It’s not everyday I get to read a novel that’s set in my hometown of Portland, Oregon. Let’s face it, if you’re from a big place like New York or Los Angeles or London there’s tons of stuff that’s set in your city. But my modest little burg hasn’t inspired a lot of fiction. (Television, of late anyway, seems to be another story. Both Grimm and Portlandia are set and filmed in Portland.) You do have Ursula K. Le Guin’s classic sci-fi novel The Lathe of Heaven. Likewise, you can make a strong argument that Chuck Palahniuk’s Fight Club is also set in his hometown of Portland, judging by all the hints he drops throughout the novel. But when it comes to the ole 503 area code, it’s slim pickings.
Maybe that’s what finally made me read Heidi W. Durrow’s 2010 novel The Girl Who Fell from the Sky. Even though it inspired a ton of favorable reviews and was chosen as the 2012 Everybody Reads selection by my local public library, I never took the time to read it. But as I continue to branch out and read more fiction, it was hard for me to resist The Girl Who Fell from the Sky when I came across a copy of it during a recent library visit. I figured now was the time to finally read it. After all, it’s set in Portland.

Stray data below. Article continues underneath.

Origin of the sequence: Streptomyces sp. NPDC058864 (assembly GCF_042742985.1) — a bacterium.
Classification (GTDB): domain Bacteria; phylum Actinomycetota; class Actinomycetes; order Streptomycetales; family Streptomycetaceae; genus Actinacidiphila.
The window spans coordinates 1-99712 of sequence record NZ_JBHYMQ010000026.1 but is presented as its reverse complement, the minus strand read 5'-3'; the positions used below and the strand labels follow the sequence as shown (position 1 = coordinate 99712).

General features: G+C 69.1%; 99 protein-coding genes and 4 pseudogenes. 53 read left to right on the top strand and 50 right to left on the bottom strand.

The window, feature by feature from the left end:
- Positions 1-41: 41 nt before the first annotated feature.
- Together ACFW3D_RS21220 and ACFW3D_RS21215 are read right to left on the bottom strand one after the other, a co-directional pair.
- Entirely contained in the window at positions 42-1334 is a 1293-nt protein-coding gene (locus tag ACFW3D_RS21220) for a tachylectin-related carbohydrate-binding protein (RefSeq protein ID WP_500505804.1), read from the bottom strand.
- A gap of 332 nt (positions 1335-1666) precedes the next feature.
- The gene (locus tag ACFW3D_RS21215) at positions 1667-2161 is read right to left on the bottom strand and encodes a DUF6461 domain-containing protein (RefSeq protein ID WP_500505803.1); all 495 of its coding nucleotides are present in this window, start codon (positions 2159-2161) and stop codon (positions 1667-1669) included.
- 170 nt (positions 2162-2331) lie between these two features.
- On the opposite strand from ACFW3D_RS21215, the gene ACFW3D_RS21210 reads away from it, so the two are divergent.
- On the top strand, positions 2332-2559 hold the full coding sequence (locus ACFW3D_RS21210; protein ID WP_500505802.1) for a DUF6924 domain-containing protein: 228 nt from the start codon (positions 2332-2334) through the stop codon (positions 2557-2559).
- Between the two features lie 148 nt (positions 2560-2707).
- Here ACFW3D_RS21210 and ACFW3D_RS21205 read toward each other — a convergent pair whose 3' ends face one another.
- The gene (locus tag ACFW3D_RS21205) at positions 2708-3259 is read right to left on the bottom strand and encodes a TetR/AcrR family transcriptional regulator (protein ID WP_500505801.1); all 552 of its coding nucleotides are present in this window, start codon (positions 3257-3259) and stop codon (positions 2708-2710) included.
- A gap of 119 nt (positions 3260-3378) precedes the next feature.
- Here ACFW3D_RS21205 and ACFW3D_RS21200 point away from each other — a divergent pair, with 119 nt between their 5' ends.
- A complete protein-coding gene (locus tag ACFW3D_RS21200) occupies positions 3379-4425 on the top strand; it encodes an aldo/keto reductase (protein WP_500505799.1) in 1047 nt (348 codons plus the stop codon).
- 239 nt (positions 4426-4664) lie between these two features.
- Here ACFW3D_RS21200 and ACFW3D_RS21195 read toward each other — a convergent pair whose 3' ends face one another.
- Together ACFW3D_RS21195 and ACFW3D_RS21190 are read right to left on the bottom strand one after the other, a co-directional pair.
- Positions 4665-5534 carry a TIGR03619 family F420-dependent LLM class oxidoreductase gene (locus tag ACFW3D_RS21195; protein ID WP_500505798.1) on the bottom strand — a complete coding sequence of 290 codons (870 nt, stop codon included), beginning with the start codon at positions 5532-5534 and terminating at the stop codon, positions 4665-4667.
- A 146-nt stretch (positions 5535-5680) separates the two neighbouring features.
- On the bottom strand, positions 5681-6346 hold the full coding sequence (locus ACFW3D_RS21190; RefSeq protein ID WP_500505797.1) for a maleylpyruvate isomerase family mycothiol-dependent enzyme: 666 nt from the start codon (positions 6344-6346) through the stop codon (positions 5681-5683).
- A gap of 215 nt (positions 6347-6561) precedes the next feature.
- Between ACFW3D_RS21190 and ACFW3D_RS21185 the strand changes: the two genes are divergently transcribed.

And holy cow, it’s great.
In many ways it’s a coming of age novel. Set largely in Portland during the 80s, it tells the story of Rachel, a biracial girl and the offspring of a Danish mother and African-American father. After the death of her mother and Rachel’s siblings resulting from what appears to be a murder-suicide, she relocates to Portland to live with her paternal grandmother. As she tries to put the horrible family tragedy behind her, she also must come to grips with her own racial identity. Of course, like any young woman coming of age she must also deal with relationships, sexuality, authority and sense of purpose.
I enjoyed this novel for several reasons. One, it’s creative and well written. Two, it shifts perspective, frequently using flashbacks. Three, since it’s set in a place and during a time when I was coming of age, I found her novel a bit of homecoming. Therefore, I have no problems recommending this fine work of debut fiction.